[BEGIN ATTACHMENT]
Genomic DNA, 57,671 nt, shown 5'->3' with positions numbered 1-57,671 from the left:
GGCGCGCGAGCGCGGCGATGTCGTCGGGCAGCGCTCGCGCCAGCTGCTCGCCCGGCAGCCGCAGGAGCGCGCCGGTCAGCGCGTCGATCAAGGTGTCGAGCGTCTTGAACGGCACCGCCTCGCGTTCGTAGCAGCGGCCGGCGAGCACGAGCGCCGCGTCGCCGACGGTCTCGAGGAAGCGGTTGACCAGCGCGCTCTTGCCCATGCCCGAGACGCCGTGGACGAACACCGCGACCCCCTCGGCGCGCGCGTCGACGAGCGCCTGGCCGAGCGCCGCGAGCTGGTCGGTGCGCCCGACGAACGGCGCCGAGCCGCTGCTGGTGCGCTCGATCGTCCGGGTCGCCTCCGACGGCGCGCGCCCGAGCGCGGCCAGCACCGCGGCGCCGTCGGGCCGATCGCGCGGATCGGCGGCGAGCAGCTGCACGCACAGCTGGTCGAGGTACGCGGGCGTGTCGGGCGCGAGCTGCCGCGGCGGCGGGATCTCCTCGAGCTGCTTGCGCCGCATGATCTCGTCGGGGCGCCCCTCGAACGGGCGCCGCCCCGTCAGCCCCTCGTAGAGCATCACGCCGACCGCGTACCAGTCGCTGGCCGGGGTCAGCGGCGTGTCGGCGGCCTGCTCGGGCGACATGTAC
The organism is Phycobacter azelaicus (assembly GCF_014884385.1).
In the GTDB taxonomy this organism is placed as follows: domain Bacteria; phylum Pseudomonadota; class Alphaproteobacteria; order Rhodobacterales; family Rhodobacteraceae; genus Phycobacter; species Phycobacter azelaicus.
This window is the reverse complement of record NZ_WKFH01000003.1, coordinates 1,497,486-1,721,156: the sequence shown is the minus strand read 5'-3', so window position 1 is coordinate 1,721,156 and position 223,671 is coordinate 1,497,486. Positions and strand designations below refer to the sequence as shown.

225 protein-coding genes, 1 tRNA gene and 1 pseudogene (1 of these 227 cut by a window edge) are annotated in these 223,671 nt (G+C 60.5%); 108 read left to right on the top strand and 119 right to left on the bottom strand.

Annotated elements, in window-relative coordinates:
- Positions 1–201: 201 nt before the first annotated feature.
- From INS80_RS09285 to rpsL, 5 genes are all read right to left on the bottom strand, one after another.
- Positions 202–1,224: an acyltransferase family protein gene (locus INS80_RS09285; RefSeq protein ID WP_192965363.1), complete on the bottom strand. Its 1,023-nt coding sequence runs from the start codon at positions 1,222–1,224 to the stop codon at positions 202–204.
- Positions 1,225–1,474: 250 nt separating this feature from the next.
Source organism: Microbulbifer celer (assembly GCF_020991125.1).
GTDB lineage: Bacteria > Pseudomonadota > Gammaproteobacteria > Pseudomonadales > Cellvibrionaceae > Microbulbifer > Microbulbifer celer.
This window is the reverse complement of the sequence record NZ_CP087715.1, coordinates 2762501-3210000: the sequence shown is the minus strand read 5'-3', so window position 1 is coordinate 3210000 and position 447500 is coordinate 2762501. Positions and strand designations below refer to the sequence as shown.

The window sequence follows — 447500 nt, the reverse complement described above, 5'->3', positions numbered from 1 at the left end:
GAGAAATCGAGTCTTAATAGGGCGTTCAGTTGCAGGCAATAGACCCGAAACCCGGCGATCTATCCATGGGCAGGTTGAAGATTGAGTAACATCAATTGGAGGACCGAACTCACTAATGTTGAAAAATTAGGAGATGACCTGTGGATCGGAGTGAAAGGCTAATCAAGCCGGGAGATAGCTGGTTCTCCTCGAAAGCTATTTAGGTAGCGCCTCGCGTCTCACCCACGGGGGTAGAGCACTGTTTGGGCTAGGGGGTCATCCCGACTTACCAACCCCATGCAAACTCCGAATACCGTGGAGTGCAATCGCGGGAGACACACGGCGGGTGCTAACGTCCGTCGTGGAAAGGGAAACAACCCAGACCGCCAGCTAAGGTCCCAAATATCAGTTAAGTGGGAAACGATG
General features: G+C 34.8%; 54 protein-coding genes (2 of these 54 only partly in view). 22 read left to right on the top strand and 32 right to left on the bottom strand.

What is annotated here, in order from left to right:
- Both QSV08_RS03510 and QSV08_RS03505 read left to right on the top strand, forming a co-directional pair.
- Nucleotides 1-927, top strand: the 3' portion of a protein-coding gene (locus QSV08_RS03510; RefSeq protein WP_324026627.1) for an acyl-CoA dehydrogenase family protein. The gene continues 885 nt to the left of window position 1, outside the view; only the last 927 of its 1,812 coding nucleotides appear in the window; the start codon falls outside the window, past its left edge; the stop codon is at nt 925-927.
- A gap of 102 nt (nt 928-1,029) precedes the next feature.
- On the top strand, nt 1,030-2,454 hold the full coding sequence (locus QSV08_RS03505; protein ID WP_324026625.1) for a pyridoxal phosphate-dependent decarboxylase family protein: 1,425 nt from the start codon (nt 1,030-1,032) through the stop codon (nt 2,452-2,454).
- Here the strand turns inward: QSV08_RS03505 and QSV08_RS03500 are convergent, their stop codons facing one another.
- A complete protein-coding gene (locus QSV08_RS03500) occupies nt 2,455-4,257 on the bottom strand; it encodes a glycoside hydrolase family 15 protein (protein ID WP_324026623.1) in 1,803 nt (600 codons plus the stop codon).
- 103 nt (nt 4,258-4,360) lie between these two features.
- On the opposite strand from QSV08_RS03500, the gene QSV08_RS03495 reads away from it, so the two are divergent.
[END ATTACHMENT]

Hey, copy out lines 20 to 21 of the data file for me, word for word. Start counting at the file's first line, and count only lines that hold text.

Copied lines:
- Nucleotides 1-927, top strand: the 3' portion of a protein-coding gene (locus QSV08_RS03510; RefSeq protein WP_324026627.1) for an acyl-CoA dehydrogenase family protein. The gene continues 885 nt to the left of window position 1, outside the view; only the last 927 of its 1,812 coding nucleotides appear in the window; the start codon falls outside the window, past its left edge; the stop codon is at nt 925-927.
- A gap of 102 nt (nt 928-1,029) precedes the next feature.